IMO, the sitemap should:
- Be well thought out and organized - use second and nested sitemaps if necessary
- Be part of your site! It should look and feel like your site.
- Use keywords in the anchor text and descriptions wherever practical
- Be one language only - if you have French and English on your site, you should have 2 sitemaps - one for each language.
- Linked to from high up on the webpage as viewed in text only mode. I prefer the upper right corner area, myself. This is also where people tend to look for search and country/language choices, as well.
Developers have to stop treating sitemaps as an embarrassment or afterthought and start treating them like the SEO and usability godsend they actually are.
ADDED: While writing a reply to one of the (much appreciated and thoughtful) comments below, it occured to me that another annoyance of placing the sitemap at the bottom of the page is that if you decide to use it because you are lost (possibly because you arrived from a search, rather than the home page) you have to scroll all the way to the bottom of the page to use it. Ugg.
I've changed the name of this blog to McAnerin Muse, because, quite frankly, hardly anyone (including myself) could consistently spell or remember "McAnerin's Manic Meanderings". Plus, it was too long.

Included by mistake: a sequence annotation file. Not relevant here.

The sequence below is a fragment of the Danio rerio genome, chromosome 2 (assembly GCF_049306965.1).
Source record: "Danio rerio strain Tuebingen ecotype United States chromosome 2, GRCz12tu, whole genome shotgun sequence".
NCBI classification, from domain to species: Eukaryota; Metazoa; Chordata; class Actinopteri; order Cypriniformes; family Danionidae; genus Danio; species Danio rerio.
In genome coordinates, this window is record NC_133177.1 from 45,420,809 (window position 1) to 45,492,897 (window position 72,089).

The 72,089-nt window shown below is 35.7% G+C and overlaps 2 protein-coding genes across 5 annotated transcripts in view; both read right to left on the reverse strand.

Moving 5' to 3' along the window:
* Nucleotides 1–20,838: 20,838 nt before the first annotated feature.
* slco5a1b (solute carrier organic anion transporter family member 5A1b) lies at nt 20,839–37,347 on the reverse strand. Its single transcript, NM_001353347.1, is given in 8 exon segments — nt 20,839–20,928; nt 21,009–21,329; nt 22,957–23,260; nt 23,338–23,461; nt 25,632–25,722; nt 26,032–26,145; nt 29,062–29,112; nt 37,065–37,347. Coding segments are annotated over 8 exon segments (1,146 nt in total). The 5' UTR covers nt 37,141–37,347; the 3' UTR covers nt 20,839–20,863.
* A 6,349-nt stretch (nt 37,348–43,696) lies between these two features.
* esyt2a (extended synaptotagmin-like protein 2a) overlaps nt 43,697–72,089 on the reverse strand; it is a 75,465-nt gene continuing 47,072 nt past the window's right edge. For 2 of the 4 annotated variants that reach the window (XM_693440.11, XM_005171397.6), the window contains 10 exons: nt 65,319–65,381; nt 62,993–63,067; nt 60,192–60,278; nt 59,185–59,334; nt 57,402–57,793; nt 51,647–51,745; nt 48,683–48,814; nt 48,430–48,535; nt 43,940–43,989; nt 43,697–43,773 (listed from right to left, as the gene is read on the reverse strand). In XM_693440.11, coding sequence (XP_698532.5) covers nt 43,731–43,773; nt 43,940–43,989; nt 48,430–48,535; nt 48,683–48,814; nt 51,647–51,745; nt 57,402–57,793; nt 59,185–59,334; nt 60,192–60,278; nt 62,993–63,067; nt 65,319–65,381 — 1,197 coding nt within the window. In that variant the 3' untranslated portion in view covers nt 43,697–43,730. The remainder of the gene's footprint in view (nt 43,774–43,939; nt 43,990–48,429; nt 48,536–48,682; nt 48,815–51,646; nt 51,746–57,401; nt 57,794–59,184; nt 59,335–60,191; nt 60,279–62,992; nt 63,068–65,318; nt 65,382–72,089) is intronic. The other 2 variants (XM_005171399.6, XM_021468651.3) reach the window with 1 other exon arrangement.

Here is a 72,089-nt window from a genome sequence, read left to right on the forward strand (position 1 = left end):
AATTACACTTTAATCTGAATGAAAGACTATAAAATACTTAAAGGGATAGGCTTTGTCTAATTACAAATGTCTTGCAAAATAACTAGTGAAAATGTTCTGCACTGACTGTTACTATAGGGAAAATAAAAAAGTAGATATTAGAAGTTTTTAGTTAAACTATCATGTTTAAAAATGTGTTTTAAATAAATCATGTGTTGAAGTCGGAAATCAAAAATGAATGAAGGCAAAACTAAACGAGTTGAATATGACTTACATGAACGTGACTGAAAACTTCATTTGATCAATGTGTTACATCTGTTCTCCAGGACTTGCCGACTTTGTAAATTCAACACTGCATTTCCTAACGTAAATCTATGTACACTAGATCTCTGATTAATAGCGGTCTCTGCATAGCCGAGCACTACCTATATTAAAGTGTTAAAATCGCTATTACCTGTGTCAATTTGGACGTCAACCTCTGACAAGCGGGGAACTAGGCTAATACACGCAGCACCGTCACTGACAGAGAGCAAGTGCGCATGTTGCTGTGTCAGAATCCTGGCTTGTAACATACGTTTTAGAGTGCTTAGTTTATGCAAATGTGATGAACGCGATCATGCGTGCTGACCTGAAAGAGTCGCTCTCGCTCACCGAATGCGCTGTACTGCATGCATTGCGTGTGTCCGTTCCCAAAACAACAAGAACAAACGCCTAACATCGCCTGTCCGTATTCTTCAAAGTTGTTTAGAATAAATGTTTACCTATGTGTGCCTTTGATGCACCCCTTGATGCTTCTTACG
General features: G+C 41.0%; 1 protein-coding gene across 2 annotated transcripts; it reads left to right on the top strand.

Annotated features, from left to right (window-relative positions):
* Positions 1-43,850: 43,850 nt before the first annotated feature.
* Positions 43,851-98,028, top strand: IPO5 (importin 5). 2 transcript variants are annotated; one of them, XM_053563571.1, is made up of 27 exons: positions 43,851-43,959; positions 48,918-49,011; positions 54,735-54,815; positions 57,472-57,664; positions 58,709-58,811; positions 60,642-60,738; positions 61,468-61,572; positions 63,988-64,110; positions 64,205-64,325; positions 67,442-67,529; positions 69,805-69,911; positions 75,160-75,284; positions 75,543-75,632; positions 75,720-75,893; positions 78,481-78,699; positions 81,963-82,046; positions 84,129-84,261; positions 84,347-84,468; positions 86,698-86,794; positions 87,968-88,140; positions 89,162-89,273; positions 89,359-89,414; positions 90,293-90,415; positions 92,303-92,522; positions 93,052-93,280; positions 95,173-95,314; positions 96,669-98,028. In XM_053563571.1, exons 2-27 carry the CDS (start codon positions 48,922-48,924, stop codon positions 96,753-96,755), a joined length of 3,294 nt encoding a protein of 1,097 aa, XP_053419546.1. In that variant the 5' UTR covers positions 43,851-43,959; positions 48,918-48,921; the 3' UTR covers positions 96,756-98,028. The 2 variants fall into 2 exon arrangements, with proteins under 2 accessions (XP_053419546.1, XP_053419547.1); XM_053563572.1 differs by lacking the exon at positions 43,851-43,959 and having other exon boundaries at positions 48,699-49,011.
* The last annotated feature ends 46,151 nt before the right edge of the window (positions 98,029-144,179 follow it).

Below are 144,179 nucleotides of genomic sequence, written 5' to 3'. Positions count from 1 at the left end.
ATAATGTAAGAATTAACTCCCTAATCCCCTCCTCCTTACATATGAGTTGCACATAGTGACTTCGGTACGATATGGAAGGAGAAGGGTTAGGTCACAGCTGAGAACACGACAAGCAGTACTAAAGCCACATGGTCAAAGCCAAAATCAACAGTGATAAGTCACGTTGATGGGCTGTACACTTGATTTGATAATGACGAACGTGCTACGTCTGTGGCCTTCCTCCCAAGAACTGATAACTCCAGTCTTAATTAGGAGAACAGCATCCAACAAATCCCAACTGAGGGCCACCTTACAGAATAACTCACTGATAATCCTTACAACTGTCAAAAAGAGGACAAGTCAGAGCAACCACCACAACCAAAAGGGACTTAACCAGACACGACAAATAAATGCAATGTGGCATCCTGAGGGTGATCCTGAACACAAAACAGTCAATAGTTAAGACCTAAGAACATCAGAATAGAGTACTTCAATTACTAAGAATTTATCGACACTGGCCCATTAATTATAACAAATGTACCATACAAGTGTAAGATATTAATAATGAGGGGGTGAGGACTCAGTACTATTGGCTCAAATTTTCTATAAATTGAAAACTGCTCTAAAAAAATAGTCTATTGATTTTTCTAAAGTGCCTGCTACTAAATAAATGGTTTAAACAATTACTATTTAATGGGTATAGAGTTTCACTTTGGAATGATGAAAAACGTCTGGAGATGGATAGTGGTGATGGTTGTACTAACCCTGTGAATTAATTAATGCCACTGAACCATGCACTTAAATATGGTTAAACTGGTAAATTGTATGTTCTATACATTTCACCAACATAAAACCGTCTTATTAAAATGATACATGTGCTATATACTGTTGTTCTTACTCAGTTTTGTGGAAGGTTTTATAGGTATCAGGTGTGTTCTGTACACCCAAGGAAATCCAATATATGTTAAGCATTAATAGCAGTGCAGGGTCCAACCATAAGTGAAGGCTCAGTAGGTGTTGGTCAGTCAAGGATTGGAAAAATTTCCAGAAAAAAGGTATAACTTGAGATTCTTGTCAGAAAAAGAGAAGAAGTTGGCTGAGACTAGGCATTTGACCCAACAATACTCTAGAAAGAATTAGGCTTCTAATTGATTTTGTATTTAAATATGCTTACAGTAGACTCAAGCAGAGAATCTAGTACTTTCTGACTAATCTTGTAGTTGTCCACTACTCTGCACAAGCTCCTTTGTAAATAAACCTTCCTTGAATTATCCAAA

While I'm at it, I've also been thinking about changing the name of my company.
McAnerin Networks Inc was chosen because it's suitably vaque but still techy and unique. Back then, I was doing website design, hosting, SEO, network troubleshooting etc, so it made sense to keep in general.
The problem is that now that I do only international SEO (with a couple of hold out hosting and general SEO clients) and refuse to ever get into computer repair or website design ever again, it's not such a great descriptive name anymore.
I'm thinking of changing it to McAnerin International, in view of the fact that I specialize in international and multiligual search nowadays. Any thoughts?
Thanks to Michelle for bringing this to my attention. :)
This morning, I was interested to note an interview with Google that Barry over at Search Engine Land posted about.
In it Google says that they have no intention on forming a partnership in China. If you'll remember, yesterday I commented on exactly this probability and the fact that if they decided to go this route, it would not likely work the way they hoped.
Not a good trend for Google. Just because a method worked 10 years ago in a different country, doesn't mean it will work today. They are starting to remind me of that old saying "To a child with a hammer, everything looks like a nail".
For those of you who don't know, there is a game of tag going on among search bloggers right now, and I've finally been tagged, courtesy of David Wallace (SearchRank).